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Thread: Flux core mig

  1. #1
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    Flux core mig

    Hey, Im starting a bumper project and Im trying to dial in my settings on the welder. Using a Hobart handler 190 at 60 speed and number 6 out of 7 on the heat as recommended on the machine label. However I feel Im not getting the beads Id like. Flux core .035 wire 1/4 plate. Any tips and help would be appreciated. Too fast? Too slow? If I go smaller beads it pools up on me instead of flattening out.
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  2. #2
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    Re: Flux core mig

    Be careful with the flux core around windows, lights and paint on your vehicle.

    L

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  4. #3
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    Re: Flux core mig

    Yep. Lol. I’ll just tack it then pull it and weld. I also don’t want pieces flying into my radiator, condenser and trans cooler.

  5. #4
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    Re: Flux core mig

    A single tack will destroy a window! I think 3M has a paper made for protecting vehicles while welding.

  6. #5
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    Re: Flux core mig

    any reason you aren't using gas at least for the tacks? I had a Hobart Handler 190 for a long time and it would do a really good job on 1/4 inch material with 0.030 wire and 75/25 or 100% CO2.

  7. #6
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    Re: Flux core mig

    It’s a bit windy where I’m welding. And I don’t have a gas cylinder yet.
    good to know! Thanks! But how’s my welds looking?

  8. #7
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    Re: Flux core mig

    On the top photo. Before making machine adjustments. I would say slow down and trace the puddle.

    The bottom. Appears to be the same coupon and was hot from the precious weld. Let it cool or travel faster.

    Post more photos of your practice...

  9. #8
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    Re: Flux core mig

    So maybe the second one I’m welding too hot?
    what do you mean when you say trace the puddle? I was thinking maybe I’m sweeping too wide with my beads.

  10. #9
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    Re: Flux core mig

    Keep the wire in the puddle and push it where you want it to go. Watch the puddle flow not the wire. If you plan to grind smooth, then prep the metal with vee's so you don't grind the bead away.

  11. #10
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    Re: Flux core mig

    Just to clarify it's either Mig (solid wire) or Flux-Core (hollow wire) and not Flux-Core Mig. This is what messes people up when trying to give advice. There is however self-shielded Flux-Core ( what you're using) and gas shielded Flux-Core often referred to as Dual Shield (gas shielded as well as flux shielded). Knowing which process helps greatly in getting advice.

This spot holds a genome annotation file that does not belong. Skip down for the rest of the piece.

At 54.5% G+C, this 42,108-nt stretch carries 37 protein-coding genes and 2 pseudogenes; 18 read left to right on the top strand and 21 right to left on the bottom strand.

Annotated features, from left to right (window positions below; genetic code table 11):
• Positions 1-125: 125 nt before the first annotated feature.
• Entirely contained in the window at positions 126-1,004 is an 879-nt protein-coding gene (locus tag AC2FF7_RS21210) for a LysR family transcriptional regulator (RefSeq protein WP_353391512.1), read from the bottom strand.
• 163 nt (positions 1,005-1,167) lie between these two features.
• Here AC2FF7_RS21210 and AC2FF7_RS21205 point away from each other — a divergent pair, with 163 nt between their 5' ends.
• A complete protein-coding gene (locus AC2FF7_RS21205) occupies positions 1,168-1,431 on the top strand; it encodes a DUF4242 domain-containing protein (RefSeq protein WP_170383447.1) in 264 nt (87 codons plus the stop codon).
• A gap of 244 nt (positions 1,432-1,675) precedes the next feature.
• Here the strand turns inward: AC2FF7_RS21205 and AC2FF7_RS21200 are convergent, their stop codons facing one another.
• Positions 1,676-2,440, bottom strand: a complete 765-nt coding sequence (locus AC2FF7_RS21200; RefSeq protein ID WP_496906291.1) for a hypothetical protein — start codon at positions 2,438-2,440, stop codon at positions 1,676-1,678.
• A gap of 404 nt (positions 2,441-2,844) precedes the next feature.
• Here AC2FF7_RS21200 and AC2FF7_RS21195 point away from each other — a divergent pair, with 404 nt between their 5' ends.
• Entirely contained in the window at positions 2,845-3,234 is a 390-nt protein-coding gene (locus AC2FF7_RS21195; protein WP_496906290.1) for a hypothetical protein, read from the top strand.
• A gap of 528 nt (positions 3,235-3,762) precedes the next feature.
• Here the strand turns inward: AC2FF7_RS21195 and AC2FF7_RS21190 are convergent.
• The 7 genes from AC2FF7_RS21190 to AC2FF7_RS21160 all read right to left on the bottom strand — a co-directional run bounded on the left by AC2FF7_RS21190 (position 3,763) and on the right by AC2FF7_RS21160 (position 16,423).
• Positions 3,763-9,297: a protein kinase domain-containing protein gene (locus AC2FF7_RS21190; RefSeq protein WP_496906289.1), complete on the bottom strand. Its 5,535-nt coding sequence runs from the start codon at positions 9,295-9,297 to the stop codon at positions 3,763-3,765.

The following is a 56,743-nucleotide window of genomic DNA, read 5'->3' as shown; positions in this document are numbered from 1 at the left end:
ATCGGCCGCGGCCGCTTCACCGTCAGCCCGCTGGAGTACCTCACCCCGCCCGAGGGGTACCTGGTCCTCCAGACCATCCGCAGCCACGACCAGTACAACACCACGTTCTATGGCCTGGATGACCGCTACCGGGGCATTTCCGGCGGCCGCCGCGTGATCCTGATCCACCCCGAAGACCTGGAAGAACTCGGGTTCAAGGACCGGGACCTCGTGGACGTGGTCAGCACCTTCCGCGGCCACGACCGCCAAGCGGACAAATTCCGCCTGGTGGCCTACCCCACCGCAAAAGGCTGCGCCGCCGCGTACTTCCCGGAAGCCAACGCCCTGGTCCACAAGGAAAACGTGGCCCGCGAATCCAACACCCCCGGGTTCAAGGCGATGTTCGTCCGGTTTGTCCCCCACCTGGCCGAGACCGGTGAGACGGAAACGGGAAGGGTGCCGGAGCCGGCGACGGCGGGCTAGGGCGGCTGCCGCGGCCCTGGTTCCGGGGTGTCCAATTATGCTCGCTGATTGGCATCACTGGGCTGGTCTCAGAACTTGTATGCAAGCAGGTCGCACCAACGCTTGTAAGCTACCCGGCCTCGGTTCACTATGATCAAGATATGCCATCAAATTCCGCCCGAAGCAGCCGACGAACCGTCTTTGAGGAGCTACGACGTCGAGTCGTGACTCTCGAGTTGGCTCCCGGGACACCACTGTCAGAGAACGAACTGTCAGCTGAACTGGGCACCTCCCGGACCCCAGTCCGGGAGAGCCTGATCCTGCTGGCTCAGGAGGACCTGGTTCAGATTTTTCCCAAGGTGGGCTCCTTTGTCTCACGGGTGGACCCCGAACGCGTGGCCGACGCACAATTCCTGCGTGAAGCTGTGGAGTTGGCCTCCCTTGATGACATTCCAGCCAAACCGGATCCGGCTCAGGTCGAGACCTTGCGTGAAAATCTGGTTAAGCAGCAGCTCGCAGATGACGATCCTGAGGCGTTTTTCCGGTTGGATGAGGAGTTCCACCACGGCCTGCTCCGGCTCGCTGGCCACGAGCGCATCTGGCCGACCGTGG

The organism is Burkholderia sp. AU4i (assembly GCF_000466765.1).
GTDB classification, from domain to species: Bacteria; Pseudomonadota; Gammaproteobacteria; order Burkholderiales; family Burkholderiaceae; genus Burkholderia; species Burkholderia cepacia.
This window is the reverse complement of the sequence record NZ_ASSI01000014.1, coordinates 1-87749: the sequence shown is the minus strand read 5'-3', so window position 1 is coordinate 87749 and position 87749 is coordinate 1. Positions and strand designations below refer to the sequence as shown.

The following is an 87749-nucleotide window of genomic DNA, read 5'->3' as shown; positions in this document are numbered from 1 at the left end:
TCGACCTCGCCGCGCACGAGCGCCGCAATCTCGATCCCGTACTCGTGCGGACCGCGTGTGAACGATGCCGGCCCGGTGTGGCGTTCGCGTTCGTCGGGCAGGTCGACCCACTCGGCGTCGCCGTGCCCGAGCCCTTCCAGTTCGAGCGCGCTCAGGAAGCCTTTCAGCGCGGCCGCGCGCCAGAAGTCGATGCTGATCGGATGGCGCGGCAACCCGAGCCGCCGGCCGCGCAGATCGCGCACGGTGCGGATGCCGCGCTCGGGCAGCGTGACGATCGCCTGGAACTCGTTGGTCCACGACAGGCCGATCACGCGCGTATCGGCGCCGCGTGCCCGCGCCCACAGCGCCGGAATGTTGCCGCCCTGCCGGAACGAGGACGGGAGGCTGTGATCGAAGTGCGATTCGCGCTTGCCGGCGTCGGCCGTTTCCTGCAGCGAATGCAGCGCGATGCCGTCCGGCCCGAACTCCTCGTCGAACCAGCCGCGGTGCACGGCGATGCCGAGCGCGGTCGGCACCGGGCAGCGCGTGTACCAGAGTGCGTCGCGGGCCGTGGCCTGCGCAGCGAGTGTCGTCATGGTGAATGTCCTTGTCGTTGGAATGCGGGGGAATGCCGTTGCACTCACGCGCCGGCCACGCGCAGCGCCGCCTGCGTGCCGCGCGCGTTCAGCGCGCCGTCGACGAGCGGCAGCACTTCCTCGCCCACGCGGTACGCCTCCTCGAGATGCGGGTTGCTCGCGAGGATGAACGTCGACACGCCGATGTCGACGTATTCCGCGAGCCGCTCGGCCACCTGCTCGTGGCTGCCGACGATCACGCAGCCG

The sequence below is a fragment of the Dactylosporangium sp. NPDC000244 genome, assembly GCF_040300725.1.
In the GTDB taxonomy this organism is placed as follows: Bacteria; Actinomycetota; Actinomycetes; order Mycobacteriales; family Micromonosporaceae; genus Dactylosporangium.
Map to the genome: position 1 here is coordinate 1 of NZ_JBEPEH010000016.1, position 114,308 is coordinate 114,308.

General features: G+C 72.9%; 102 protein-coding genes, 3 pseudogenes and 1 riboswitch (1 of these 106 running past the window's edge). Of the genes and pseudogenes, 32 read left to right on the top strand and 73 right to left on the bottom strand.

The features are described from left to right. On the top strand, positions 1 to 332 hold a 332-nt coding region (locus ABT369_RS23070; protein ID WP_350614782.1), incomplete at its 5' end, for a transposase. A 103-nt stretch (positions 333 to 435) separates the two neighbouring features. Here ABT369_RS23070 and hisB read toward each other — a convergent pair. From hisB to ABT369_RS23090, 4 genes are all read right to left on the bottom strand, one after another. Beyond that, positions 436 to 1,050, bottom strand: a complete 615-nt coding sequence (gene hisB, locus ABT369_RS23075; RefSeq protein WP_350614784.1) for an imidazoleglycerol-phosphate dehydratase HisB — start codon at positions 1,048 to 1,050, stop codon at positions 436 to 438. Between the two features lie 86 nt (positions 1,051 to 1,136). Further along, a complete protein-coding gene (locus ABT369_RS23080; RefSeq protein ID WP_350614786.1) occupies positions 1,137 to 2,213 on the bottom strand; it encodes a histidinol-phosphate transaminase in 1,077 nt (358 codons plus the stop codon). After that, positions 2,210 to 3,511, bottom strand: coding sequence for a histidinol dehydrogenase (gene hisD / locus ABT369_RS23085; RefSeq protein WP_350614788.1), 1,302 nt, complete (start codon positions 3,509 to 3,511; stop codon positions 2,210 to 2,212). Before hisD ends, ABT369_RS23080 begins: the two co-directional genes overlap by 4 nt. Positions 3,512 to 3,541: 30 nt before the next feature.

12. #11
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    Re: Flux core mig

    Quote Originally Posted by tapwelder View Post
    Keep the wire in the puddle and push it where you want it to go. Watch the puddle flow not the wire. If you plan to grind smooth, then prep the metal with vee's so you don't grind the bead away.
    I would respectfully disagree a little bit. The wire needs to trace the front of the puddle. Staying in the puddle can cause insufficient fusion.

    I tell students that if they don't see the arc cut fresh metal, then assume it didn't.
    Dave J.

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  14. #12
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    Re: Flux core mig

    Quote Originally Posted by MinnesotaDave View Post
    I would respectfully disagree a little bit. The wire needs to trace the front of the puddle. Staying in the puddle can cause insufficient fusion.

    I tell students that if they don't see the arc cut fresh metal, then assume it didn't.
    I do a whip technique, sliding into the root for penetration, then pausing to let the puddle fill up. I am also more of a spray guy too and to need to stay ahead for root penetration.
    Weld like a "WELDOR", not a wel-"DERR"
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  15. #13
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    Re: Flux core mig

    Quote Originally Posted by MinnesotaDave View Post
    I would respectfully disagree a little bit. The wire needs to trace the front of the puddle. Staying in the puddle can cause insufficient fusion.

    I tell students that if they don't see the arc cut fresh metal, then assume it didn't.
    Yes. He stated it better. Trace the puddle ( front edge).

  16. #14
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    Re: Flux core mig

    The 1st picture looks good, maybe slow wire speed or turn up volts. But those beads will hold!
    It seemed like a good idea at the time!

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